*Mothers should chew gum three times daily after procedure to keep their bowel movements healthy
When it comes to infant feeding, new parents are often told that “breast is best” for their baby’s health. A new study provides further evidence that breast-feeding can benefit mothers, too, after finding that it may help to reduce chronic pain after cesarean delivery.
Researchers found that new mothers who breast-fed their babies for at least two months after undergoing a cesarean section (C-section) were less likely to experience pain at the surgical site than those who breast-fed for under two months.
Study co-author Dr. Carmen Alicia Vargas Berenjeno, of the Hospital Universitario Nuestra Señora de Valme in Spain, and colleagues recently reported their results at the Euroanaesthesia Congress 2017, held in Geneva, Switzerland.
Current guidelines from the World Health Organization (WHO) state that infants should be exclusively breast-fed for the first six months of their life, in order to achieve “optimal growth, development, and health.”
The new study may help to encourage some mothers to extend their breast-feeding duration, after finding that it could help to ease pain after a C-section.
Shorter breast-feeding duration linked to prolonged chronic pain
Berenjeno and colleagues came to their findings by analyzing the data of 185 mothers who underwent a C-section between January 2015 and December 2016.In the 24 hours after their C-section, the mothers were interviewed about their levels of chronic pain at the surgical site, as well as their breast-feeding practices and the presence of anxiety during breast-feeding. Interviews were conducted again within 72 hours of C-section and at four months after.
Breast-feeding was taken up by 87 percent of the mothers, and 58 percent of these breast-fed their babies for at least two months. Around 11.4 percent of mothers reported experiencing chronic pain after C-section.
The researchers found that the rate of chronic pain was higher among mothers who breast-fed for a shorter duration. On further investigation, the team found that mothers who had a university education were at a reduced risk of experiencing chronic pain at four months after C-section.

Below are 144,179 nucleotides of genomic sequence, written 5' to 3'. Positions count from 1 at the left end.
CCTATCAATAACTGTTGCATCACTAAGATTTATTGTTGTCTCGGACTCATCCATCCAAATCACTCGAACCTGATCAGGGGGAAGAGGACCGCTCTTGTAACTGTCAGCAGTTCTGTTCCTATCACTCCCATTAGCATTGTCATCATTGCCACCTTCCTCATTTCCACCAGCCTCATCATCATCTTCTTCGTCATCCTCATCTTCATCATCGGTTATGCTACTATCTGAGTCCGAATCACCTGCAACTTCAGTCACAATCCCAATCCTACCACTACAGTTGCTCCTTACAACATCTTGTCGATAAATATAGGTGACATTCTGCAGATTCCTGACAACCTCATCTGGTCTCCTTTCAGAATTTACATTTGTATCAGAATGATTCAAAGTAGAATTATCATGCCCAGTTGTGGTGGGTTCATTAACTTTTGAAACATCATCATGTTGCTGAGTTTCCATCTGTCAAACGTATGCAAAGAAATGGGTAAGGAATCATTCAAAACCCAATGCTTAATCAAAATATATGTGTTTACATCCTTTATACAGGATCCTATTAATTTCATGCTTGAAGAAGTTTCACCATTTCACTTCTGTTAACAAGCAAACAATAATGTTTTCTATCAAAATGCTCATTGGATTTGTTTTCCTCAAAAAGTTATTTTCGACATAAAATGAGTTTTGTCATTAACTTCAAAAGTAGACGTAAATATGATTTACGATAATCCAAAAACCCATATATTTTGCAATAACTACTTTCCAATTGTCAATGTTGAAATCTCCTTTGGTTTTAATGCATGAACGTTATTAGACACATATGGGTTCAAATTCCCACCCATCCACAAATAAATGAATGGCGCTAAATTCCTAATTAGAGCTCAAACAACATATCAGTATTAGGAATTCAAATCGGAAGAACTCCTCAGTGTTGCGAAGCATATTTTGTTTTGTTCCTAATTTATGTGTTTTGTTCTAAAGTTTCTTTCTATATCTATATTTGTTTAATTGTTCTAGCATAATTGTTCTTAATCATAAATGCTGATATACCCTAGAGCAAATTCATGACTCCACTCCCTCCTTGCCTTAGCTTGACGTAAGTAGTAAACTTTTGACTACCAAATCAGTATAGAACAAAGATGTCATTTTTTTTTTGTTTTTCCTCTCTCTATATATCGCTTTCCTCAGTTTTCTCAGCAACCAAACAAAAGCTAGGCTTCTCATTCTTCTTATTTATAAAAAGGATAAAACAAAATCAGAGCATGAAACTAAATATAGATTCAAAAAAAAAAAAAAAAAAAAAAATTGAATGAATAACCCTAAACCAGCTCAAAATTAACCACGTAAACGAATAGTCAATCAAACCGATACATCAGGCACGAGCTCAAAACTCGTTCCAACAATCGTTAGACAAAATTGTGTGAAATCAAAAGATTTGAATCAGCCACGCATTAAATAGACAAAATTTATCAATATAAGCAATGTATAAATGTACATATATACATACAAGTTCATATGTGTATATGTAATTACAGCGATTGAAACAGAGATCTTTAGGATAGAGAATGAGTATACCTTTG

What is more, the researchers found that more than half of breast-feeding mothers reported experiencing anxiety, which they believe might affect the risk of chronic pain.Also, a study has revealed All new mothers who have a caesarean should chew gum every day afterwards to keep their movements healthy.
This can help the one in five women who suffer from postoperative ileus – the medical term for lack of movement in the intestines after an operation.The research was published in the Journal of Maternal-Fetal and Neonatal Medicine.Philadelphia, United States (U.S.), researchers discovered that chewing gum three times a day for 30 minutes at a time can help restore normal gut function.
The condition is common after any form of stomach surgery, including C-section and is thought to be triggered by inflammation from opening the abdomen up.And while it usually spontaneously resolves within two to three days, in the meantime it can cause great discomfort with symptoms of nausea, abdominal pain and bloating and constipation.
It can also cause pulmonary complications such as pneumonia and pulmonary embolism, a delay in mobilisation and prolonged stay in the hospital.Dr. Vincenzo Berghella from the Thomas Jefferson University Hospital, Philadelphia, US and his team analysed 17 studies that looked at more than 3,000 women who had C-sections.
They looked at how long it took after the operation for a woman to pass wind – a key sign the bowels are in good working order. On average, new mothers who chewed gum after their C-section passed wind about six-and-a-half hours sooner than those who weren’t given gum.
The gum chewers released gas about 23 hours after their operation, compared to 29.5 hours for the non-chewers.Doctors usually encourage patients to eat as soon as possible following surgery to ease any potential gut problems. But, for new mothers feeling sick following a C-section, food can be rather unappealing.
The findings suggest chewing gum could be an easy and cheap way to help ease women’s discomfort and reduce lengths of hospital stays. Chewing gum works by tricking the body into thinking that the person is eating, Berghella told LiveScience.It gets saliva flowing in the mouth and can help send signals to the gut to start moving again, he explained.
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